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The Fiscal and Monetary Linkage between Stock Returns and Inflation

Authors

  • ROBERT GESKE,

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    • Graduate School of Management, University of California, Los Angeles. We are grateful for many helpful conversations with Brad Cornell, for the assistance of Ted Lloyd of the UCLA macroeconomic forecasting group in assembling data, for the assistance of Winston Cheong in computations, and for comments and suggestions from Eugene Fama, Kenneth French, David Mayers, Bruno Solnik, Sheridan Titman, and from workshop participants at Claremont Graduate School, Tennessee, Toronto, and UCLA (Economics). We owe a particular debt to Michael Brennan for many helpful editorial and substantive suggestions. However, no one named above necessarily agrees with or is responsible for the resulting contents of this paper.
  • RICHARD ROLL

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    • Graduate School of Management, University of California, Los Angeles. We are grateful for many helpful conversations with Brad Cornell, for the assistance of Ted Lloyd of the UCLA macroeconomic forecasting group in assembling data, for the assistance of Winston Cheong in computations, and for comments and suggestions from Eugene Fama, Kenneth French, David Mayers, Bruno Solnik, Sheridan Titman, and from workshop participants at Claremont Graduate School, Tennessee, Toronto, and UCLA (Economics). We owe a particular debt to Michael Brennan for many helpful editorial and substantive suggestions. However, no one named above necessarily agrees with or is responsible for the resulting contents of this paper.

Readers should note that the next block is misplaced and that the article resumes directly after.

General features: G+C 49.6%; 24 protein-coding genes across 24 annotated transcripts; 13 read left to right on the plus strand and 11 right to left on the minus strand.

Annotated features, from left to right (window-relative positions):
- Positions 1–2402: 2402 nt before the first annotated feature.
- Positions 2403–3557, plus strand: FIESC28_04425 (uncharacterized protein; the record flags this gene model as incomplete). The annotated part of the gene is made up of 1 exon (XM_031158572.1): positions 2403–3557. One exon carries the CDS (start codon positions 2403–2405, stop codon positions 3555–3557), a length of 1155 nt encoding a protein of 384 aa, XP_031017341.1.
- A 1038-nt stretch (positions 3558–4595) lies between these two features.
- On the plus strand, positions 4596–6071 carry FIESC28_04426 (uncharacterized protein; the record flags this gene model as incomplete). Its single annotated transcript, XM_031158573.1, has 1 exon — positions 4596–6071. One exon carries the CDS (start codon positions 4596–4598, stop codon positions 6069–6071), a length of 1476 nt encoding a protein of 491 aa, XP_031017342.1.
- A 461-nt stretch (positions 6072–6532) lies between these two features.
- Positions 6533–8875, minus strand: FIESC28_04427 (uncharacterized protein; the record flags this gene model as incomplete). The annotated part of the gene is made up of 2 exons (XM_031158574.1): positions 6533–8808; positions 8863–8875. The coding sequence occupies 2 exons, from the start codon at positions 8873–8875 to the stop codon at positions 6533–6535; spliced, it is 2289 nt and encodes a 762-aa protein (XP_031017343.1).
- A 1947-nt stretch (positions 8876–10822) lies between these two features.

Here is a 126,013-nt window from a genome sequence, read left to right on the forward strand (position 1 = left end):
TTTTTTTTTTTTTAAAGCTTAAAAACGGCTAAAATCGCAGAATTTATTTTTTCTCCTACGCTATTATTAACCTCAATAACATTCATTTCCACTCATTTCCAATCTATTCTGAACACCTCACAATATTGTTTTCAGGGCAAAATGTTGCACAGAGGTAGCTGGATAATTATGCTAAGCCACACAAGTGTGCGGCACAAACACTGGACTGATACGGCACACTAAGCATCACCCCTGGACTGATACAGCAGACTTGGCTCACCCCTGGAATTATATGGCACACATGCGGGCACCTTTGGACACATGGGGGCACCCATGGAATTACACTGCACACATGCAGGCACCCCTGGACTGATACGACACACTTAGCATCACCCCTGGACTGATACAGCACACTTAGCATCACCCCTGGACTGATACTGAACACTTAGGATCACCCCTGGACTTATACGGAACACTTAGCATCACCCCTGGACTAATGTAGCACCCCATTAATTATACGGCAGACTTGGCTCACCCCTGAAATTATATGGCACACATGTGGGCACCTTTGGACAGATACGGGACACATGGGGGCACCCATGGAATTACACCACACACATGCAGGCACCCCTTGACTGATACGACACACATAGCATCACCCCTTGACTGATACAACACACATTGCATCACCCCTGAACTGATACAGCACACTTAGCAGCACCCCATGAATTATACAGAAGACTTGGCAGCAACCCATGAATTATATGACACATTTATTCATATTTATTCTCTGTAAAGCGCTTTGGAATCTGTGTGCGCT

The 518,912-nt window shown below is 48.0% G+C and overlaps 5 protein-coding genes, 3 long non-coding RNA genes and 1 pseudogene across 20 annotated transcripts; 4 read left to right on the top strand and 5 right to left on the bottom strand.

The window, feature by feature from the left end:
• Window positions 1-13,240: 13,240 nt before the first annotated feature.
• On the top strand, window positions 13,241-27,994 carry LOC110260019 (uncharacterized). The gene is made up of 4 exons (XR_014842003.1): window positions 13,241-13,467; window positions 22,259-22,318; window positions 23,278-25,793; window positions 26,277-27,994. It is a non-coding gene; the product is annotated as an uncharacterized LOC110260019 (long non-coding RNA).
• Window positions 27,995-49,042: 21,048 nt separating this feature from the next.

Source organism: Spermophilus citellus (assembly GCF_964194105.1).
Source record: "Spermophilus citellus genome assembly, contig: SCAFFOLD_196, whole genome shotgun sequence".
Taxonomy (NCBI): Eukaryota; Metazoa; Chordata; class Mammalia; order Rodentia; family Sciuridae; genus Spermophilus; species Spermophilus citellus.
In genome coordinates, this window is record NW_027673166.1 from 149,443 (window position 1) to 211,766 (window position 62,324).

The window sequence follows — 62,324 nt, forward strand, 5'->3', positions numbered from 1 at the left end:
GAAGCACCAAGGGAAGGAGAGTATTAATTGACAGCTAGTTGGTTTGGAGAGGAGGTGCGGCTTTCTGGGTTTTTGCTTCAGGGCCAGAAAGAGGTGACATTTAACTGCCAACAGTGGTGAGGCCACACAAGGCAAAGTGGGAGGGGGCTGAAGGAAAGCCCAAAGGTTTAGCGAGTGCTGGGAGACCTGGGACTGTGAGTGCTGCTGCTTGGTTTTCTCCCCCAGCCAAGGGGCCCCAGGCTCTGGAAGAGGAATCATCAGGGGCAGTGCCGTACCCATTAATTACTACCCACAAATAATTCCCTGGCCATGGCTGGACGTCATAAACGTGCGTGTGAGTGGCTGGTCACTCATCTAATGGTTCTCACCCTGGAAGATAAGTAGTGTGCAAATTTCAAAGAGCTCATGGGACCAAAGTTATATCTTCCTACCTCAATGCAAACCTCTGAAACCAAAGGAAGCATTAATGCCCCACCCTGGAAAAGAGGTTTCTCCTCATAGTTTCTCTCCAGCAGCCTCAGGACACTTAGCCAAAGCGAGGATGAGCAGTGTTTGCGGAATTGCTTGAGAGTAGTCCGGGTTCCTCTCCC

ABSTRACT

Contrary to economic theory and common sense, stock returns are negatively related to both expected and unexpected inflation. We argue that this puzzling empirical phenomenon does not indicate causality.

Instead, stock returns are negatively related to contemporaneous changes in expected inflation because they signal a chain of events which results in a higher rate of monetary expansion. Exogenous shocks in real output, signalled by the stock market, induce changes in tax revenue, in the deficit, in Treasury borrowing and in Federal Reserve “monetization” of the increased debt. Rational bond and stock market investors realize this will happen. They adjust prices (and interest rates) accordingly and without delay.

Although expected inflation seems to have a negative effect on subsequent stock returns, this could be an empirical illusion, since a spurious causality is induced by a combination of: (a) a reversed adaptive inflation expectations model and (b) a reversed money growth/stock returns model.

If the real interest rate is not a constant, using nominal interest proxies for expected inflation is dangerous, since small changes in real rates can cause large and opposite percentage changes in stock prices.

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